APPEND


Type: External (3.3 and later)

Syntax:

APPEND
APPEND ;
APPEND [d:]path[;][d:]path[...]
APPEND [/X:on|off][/path:on|off][/E]

Purpose: Sets the path to be searched for data files or displays the current search path.

Discussion

The APPEND command is new to DOS with Versions 3.3 and later. It gives you a way to set the search path for data files.

The APPEND command is similar to the PATH command that tells DOS where to search for program files (files with a .COM, .EXE, or .BAT filename extension). The APPEND command guides the search for data files (such as text files).


NOTE:

If a file with a .COM, .EXE, or .BAT filename extension is to be treated as a data file (for example, if you want to edit the contents of a batch file), its path CAN be specified using the APPEND command. However, if you want to execute the file from any directory, you must specify its location using the PATH command.

Use the APPEND command without options to display the current search path.

Using APPEND followed only by a space and a semicolon (APPEND ;) deletes previously appended search paths. DOS will then search for data files only on the current drive and directory.

Use the APPEND command to tell DOS where to search for data files if a specified file is not found in the current directory. This means that you will need only one copy of a file on your fixed disk, even if you use it for different purposes. For example, you can store a copy of the file NAMES1.TXT in the directory LISTS and use it (copy from it, insert it into other files) while working in any drive or directory.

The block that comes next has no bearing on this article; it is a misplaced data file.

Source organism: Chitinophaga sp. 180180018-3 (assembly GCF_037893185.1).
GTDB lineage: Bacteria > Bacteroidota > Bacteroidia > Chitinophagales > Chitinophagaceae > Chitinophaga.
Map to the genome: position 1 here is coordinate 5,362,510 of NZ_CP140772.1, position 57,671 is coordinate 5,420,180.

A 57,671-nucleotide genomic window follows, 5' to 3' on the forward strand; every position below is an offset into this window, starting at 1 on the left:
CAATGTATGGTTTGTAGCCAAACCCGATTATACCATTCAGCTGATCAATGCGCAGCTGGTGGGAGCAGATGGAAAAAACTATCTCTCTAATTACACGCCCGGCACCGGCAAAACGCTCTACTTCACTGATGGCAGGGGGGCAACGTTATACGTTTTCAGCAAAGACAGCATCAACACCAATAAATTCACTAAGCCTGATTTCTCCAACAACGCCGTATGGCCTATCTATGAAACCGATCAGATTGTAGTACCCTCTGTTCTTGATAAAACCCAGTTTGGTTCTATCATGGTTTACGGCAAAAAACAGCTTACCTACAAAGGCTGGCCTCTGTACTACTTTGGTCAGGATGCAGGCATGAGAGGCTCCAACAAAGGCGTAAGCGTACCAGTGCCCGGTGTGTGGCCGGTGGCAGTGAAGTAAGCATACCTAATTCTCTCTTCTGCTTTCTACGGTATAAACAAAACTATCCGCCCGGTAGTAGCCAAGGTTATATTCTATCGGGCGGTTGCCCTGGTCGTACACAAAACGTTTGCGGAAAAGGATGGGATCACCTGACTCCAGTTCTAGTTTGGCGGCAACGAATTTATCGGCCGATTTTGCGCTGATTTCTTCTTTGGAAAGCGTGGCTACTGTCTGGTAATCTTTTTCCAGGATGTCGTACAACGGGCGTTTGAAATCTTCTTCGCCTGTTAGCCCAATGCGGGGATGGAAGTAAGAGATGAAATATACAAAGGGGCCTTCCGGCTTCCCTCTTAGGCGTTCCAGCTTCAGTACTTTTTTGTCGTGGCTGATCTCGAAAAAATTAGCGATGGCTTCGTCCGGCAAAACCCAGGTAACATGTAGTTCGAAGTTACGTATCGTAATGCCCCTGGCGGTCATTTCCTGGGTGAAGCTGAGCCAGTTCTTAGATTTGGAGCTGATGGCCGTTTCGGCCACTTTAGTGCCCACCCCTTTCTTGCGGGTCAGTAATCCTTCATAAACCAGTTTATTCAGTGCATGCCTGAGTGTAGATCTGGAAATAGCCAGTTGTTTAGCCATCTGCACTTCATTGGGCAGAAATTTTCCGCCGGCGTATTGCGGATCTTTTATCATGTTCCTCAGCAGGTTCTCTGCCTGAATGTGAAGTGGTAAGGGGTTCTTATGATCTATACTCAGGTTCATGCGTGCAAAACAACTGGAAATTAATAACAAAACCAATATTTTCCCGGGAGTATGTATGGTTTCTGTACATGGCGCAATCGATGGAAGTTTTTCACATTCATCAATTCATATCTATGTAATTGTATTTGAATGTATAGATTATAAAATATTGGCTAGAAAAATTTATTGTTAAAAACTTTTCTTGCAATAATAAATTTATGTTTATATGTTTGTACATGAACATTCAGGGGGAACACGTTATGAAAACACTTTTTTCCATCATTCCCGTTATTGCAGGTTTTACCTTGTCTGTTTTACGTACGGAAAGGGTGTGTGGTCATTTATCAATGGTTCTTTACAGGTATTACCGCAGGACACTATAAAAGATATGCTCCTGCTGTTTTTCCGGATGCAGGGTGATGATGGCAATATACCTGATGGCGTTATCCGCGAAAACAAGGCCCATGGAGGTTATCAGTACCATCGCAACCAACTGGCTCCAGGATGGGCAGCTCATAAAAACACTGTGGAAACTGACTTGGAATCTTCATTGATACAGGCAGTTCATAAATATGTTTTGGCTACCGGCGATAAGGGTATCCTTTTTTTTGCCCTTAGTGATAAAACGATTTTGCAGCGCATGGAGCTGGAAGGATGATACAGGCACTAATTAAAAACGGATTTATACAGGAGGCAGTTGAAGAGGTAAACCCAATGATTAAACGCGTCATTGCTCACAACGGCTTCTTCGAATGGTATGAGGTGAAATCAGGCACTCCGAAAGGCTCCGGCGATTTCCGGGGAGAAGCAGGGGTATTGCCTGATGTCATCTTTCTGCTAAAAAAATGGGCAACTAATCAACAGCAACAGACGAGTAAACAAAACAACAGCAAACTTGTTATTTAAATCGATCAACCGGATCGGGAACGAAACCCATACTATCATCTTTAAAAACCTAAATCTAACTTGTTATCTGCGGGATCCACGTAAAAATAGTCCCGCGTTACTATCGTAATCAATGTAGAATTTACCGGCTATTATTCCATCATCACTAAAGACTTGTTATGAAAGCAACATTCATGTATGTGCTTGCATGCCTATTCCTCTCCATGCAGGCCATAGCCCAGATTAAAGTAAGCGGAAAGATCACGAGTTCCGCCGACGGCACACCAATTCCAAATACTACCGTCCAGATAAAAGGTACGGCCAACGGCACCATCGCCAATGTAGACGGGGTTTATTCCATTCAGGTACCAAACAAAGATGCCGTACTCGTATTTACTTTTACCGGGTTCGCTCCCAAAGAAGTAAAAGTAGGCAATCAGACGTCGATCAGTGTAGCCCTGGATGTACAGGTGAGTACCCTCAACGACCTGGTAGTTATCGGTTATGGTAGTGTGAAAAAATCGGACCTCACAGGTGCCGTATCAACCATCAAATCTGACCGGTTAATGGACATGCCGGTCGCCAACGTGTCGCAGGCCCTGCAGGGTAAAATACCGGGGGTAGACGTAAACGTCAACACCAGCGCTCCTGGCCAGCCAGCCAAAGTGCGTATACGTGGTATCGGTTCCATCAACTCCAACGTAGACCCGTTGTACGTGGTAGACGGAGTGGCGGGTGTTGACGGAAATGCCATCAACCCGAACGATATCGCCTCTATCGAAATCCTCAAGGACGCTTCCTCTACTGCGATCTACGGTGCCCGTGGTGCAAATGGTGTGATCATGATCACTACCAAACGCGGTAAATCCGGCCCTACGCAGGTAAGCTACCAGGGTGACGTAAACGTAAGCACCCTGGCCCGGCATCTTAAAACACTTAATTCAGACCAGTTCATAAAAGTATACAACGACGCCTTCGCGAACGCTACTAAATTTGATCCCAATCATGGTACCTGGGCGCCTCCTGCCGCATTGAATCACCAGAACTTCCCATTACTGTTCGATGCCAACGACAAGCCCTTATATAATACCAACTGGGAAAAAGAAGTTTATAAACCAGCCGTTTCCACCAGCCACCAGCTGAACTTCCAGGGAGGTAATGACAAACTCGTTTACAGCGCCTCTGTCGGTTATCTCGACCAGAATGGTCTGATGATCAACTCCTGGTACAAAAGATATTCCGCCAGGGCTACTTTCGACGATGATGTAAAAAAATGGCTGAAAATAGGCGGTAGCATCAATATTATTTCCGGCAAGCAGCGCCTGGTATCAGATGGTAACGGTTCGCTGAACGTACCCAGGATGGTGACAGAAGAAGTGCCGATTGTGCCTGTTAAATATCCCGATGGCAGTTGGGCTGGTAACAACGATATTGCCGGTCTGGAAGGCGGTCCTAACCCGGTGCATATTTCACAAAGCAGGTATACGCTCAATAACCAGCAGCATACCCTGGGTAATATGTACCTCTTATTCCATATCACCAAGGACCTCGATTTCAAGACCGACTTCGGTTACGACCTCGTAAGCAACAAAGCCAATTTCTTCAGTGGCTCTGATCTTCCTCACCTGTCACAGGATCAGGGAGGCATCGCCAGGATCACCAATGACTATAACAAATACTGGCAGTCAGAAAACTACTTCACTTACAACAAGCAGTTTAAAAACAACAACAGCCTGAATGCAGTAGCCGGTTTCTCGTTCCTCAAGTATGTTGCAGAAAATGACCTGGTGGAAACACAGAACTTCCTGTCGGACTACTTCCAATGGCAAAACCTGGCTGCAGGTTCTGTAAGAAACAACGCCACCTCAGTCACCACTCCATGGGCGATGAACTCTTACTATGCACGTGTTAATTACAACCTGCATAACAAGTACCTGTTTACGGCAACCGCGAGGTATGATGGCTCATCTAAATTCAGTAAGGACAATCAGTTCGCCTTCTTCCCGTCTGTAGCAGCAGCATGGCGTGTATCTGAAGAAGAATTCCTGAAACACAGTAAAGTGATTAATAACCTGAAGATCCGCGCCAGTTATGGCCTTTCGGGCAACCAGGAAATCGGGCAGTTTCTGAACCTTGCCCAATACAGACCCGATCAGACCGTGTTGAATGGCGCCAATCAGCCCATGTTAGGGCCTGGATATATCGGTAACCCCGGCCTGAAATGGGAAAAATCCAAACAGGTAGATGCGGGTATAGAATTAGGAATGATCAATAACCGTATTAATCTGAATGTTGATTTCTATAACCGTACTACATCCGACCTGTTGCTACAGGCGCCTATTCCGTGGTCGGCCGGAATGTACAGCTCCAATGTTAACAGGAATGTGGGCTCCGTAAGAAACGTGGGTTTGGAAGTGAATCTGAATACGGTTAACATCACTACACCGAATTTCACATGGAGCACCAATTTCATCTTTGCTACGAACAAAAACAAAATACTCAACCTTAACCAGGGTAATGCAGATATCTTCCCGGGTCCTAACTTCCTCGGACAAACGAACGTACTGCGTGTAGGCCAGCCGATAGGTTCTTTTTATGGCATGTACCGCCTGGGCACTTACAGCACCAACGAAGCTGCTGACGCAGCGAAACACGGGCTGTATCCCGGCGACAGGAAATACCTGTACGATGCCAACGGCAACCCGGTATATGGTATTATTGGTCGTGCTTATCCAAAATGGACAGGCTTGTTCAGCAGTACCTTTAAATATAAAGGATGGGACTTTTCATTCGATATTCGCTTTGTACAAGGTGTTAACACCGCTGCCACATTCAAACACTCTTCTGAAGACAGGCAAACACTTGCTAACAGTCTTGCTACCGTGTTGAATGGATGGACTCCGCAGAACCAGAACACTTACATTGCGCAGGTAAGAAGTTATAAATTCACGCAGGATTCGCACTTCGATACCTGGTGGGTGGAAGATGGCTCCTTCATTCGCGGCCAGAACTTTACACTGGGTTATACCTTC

Invalid drive designations will not be detected until DOS attempts to use the search path to find a specified file.

Once APPEND has been loaded into memory, you can re-enter the APPEND command to change the specifications from any drive or directory.

The APPEND command CAN be used on a network.


NOTE:

If you have used APPEND with the /X option and you plan to use the BACKUP and RESTORE commands, you must first cancel the option by entering

append;

If you plan to use the ASSIGN command to redirect drive requests, use the APPEND command first (refer to the ASSIGN command section for more information).


CAUTION:

The APPEND command should not be used with Microsoft Windows or the Windows Setup program.



Options

/X: [on | off] - The /X switch is used by DOS to guide the search path for programs (such as DOS commands) . Set the /X switch before specifying paths to search. The /X switch can only be specified the first time you use the APPEND command. In versions after DOS Version 4 this parameter can be specified as either /X:on (to search appended directories when executing programs) or /X:off (to not searry or the LETTERS subdirectory, enter

append c:\memos;c:\letters

DOS will first search for anOS versions afte specify in the currently active drive and directory. If the files are not found there, it will search the path \MEMOS, and finally the path \LETTERS.

For example, if you want to use the TYPE command to display the contents of the file LET3-9.TXT that is in the \LETTERS directory, you can enter

type let3-9.txt

DOS will first search for the file in current directory, but if it is not found there, DOS will immediately search the \MEMOS and \LETTERS directories on drive B. BR> If you want DOS to search additional directories, you must enter the entire command again, listing all the directories you must be separated by a semicolon. For example, if you want DOS to continue to search the \MEMOS and \LETTERS directories, but R>
append b:;c:\memos;c:\letters


If the files are not found there, it will search the path \MEMOS, and finally the path \LETTERS.

For example, if you want to use the TYPE command to display the contents of the file LET3-9.TXT that is in the \LETTERS directory, you can enter

type let3-9.txt

DOS will first search for the file in current directory, but if it is not found there, DOS will immediately search the \MEMOS and \LETTERS directories on drive B. BR> If you want DOS to search additional directories, you must enter the entire command again, listing all the directories you must be separated by a semicolon. For example, if you want DOS to continue to search the \MEMOS and \LETTERS directories, but R>
append b:;c:\memos;c:\letters




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